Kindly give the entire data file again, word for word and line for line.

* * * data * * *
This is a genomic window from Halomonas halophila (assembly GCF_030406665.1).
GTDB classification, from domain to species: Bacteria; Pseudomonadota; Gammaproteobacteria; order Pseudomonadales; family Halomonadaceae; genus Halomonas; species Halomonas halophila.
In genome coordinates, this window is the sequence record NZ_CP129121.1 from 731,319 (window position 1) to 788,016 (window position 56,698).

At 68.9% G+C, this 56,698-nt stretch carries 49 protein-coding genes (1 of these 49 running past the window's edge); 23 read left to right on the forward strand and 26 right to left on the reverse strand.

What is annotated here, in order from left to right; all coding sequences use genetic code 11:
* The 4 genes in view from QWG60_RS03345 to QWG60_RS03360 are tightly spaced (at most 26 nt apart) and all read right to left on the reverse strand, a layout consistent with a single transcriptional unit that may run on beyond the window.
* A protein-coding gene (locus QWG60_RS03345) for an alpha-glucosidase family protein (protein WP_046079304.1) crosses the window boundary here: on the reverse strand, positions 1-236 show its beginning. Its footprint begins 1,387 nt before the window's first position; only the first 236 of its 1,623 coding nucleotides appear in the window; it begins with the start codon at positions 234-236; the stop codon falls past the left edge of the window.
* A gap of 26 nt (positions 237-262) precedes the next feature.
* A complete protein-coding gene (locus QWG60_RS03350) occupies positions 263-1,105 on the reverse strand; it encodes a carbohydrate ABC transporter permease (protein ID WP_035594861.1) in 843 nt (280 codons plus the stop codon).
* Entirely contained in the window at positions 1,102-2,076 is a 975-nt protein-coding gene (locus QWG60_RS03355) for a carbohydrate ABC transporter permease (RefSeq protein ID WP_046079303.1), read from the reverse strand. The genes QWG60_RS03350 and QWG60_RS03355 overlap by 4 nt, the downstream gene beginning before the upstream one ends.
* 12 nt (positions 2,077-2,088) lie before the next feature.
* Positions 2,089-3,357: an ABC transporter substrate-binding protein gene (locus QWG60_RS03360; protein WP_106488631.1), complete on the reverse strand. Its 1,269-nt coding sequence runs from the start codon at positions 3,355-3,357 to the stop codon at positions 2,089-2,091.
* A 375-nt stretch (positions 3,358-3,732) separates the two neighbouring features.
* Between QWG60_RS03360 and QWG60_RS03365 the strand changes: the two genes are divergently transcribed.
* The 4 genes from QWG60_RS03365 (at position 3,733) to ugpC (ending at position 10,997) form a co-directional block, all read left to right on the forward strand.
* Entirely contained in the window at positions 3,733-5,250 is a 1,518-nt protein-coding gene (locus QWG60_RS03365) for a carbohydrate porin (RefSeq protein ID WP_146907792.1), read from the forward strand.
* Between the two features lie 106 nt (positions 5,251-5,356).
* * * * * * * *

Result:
This is a genomic window from Halomonas halophila (assembly GCF_030406665.1).
GTDB classification, from domain to species: Bacteria; Pseudomonadota; Gammaproteobacteria; order Pseudomonadales; family Halomonadaceae; genus Halomonas; species Halomonas halophila.
In genome coordinates, this window is the sequence record NZ_CP129121.1 from 731,319 (window position 1) to 788,016 (window position 56,698).

At 68.9% G+C, this 56,698-nt stretch carries 49 protein-coding genes (1 of these 49 running past the window's edge); 23 read left to right on the forward strand and 26 right to left on the reverse strand.

What is annotated here, in order from left to right; all coding sequences use genetic code 11:
* The 4 genes in view from QWG60_RS03345 to QWG60_RS03360 are tightly spaced (at most 26 nt apart) and all read right to left on the reverse strand, a layout consistent with a single transcriptional unit that may run on beyond the window.
* A protein-coding gene (locus QWG60_RS03345) for an alpha-glucosidase family protein (protein WP_046079304.1) crosses the window boundary here: on the reverse strand, positions 1-236 show its beginning. Its footprint begins 1,387 nt before the window's first position; only the first 236 of its 1,623 coding nucleotides appear in the window; it begins with the start codon at positions 234-236; the stop codon falls past the left edge of the window.
* A gap of 26 nt (positions 237-262) precedes the next feature.
* A complete protein-coding gene (locus QWG60_RS03350) occupies positions 263-1,105 on the reverse strand; it encodes a carbohydrate ABC transporter permease (protein ID WP_035594861.1) in 843 nt (280 codons plus the stop codon).
* Entirely contained in the window at positions 1,102-2,076 is a 975-nt protein-coding gene (locus QWG60_RS03355) for a carbohydrate ABC transporter permease (RefSeq protein ID WP_046079303.1), read from the reverse strand. The genes QWG60_RS03350 and QWG60_RS03355 overlap by 4 nt, the downstream gene beginning before the upstream one ends.
* 12 nt (positions 2,077-2,088) lie before the next feature.
* Positions 2,089-3,357: an ABC transporter substrate-binding protein gene (locus QWG60_RS03360; protein WP_106488631.1), complete on the reverse strand. Its 1,269-nt coding sequence runs from the start codon at positions 3,355-3,357 to the stop codon at positions 2,089-2,091.
* A 375-nt stretch (positions 3,358-3,732) separates the two neighbouring features.
* Between QWG60_RS03360 and QWG60_RS03365 the strand changes: the two genes are divergently transcribed.
* The 4 genes from QWG60_RS03365 (at position 3,733) to ugpC (ending at position 10,997) form a co-directional block, all read left to right on the forward strand.
* Entirely contained in the window at positions 3,733-5,250 is a 1,518-nt protein-coding gene (locus QWG60_RS03365) for a carbohydrate porin (RefSeq protein ID WP_146907792.1), read from the forward strand.
* Between the two features lie 106 nt (positions 5,251-5,356).